The slack-based heuristics for constraint satisfaction scheduling paper visits a number of points that we have seen through the semester, although it doesn't call them what we know them as. Here are a couple of them:
1. In the introduction, 2 different methods of constraint-based scheduling are mentioned: that of posting start times, and the method which the authors use, of posting sufficient additional sequencing constraints between pairs of operations contending for the same resource. It should be really clear that (in planning lingo) this is in essence totally-ordered plans vs. partially-ordered plans: as the authors point out, the solutions generated by the latter method "... typically represent a *set* of feasible schedules" (emphasis added). These are but partially-ordered plans; any topological sort of them will yield a total-order that is executable.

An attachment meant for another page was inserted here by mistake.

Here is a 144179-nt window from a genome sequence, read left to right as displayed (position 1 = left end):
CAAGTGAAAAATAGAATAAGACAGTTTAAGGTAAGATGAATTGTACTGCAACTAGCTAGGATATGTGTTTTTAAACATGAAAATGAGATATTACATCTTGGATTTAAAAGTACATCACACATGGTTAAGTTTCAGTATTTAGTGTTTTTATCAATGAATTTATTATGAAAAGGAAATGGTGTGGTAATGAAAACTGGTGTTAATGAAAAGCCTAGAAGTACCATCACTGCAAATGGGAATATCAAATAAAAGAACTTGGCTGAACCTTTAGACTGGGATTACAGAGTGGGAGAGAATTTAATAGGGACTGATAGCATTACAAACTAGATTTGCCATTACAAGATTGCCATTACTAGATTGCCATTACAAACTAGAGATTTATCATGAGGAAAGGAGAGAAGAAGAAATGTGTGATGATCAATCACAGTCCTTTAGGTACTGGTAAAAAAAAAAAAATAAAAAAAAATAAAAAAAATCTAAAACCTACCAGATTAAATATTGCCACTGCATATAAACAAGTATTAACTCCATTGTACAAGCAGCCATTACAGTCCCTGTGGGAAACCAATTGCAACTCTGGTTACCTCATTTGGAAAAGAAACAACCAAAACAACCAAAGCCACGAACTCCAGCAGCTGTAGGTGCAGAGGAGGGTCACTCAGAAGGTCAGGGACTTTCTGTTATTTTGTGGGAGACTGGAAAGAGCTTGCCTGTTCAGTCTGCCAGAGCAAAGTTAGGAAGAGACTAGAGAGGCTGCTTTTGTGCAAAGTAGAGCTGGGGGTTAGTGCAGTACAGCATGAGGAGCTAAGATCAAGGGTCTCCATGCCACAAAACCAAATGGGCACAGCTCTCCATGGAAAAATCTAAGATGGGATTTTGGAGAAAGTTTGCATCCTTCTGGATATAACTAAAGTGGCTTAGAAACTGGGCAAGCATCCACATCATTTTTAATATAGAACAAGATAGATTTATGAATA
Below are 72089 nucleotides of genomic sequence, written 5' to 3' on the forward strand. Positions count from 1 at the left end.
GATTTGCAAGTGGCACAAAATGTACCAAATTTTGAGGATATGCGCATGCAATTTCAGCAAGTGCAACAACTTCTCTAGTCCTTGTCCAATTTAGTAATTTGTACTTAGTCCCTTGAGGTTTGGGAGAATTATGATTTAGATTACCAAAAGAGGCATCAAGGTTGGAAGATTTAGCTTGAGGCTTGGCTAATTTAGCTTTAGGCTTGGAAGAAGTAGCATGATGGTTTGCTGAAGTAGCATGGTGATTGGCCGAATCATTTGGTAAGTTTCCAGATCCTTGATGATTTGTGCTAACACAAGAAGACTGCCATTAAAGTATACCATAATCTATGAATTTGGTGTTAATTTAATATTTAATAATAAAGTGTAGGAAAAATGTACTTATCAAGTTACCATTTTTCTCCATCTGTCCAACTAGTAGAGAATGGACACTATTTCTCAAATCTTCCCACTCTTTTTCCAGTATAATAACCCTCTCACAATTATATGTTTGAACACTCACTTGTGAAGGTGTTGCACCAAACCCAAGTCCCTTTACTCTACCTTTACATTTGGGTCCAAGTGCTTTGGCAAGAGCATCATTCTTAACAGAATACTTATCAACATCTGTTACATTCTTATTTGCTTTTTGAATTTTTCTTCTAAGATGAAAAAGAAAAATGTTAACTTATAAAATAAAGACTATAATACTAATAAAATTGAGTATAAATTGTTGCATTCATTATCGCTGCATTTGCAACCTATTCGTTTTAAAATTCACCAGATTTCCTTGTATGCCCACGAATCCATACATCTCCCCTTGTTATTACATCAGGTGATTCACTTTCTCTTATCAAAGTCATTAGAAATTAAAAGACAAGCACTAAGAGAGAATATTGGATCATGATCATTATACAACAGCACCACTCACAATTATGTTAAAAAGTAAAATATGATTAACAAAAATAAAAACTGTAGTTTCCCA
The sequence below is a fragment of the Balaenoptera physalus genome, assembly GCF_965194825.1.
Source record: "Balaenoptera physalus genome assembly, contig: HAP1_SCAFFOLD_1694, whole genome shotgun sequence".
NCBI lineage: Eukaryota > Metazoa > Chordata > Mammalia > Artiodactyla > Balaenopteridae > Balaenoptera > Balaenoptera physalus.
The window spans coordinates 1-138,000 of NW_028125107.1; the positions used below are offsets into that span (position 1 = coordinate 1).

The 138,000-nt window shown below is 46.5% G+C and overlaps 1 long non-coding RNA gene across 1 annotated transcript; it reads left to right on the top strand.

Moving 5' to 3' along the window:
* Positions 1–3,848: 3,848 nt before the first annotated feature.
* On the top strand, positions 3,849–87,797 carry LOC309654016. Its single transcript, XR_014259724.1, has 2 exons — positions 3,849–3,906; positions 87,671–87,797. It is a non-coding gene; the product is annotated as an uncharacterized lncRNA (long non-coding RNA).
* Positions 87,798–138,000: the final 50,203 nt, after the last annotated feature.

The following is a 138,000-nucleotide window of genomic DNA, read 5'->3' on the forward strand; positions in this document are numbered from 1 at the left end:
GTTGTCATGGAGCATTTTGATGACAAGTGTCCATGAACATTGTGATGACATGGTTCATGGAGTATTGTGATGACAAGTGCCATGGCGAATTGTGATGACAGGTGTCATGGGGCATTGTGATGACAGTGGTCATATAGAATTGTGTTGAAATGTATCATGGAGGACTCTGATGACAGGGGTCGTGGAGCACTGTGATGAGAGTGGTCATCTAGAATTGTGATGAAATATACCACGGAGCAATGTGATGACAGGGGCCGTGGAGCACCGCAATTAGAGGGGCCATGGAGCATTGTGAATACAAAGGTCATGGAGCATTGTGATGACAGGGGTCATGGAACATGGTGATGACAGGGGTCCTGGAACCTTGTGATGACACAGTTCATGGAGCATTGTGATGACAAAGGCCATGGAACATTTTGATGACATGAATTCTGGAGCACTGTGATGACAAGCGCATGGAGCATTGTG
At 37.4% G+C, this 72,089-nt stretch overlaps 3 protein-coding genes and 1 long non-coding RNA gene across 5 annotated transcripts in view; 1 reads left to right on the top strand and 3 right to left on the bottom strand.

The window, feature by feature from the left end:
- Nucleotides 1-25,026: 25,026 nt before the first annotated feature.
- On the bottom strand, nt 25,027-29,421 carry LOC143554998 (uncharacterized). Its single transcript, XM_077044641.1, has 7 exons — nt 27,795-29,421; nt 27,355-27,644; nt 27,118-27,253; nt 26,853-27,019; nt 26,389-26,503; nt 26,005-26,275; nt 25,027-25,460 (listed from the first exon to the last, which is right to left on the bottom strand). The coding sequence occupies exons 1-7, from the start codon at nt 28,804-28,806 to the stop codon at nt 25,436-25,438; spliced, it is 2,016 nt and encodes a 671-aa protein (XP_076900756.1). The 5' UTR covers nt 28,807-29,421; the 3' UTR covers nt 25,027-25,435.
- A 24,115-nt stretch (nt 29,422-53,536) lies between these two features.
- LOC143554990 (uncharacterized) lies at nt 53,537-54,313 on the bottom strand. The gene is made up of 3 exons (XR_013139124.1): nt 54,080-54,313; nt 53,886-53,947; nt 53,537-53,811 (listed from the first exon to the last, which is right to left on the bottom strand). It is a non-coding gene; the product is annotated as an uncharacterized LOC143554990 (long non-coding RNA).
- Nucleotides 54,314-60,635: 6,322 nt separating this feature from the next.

2. This second point probably has a lot to do with the fact that the method proposed deals with constraints as a CSP would: the initial configuration of variable and value ordering heuristics as defined by the authors is something we have already seen in CSP.
Min-Slack: This is similar to the Most-Constrained Variable (MCV) selection in CSP.
Max-Slack: This is similar to the Least-Constraining Value selection in CSP.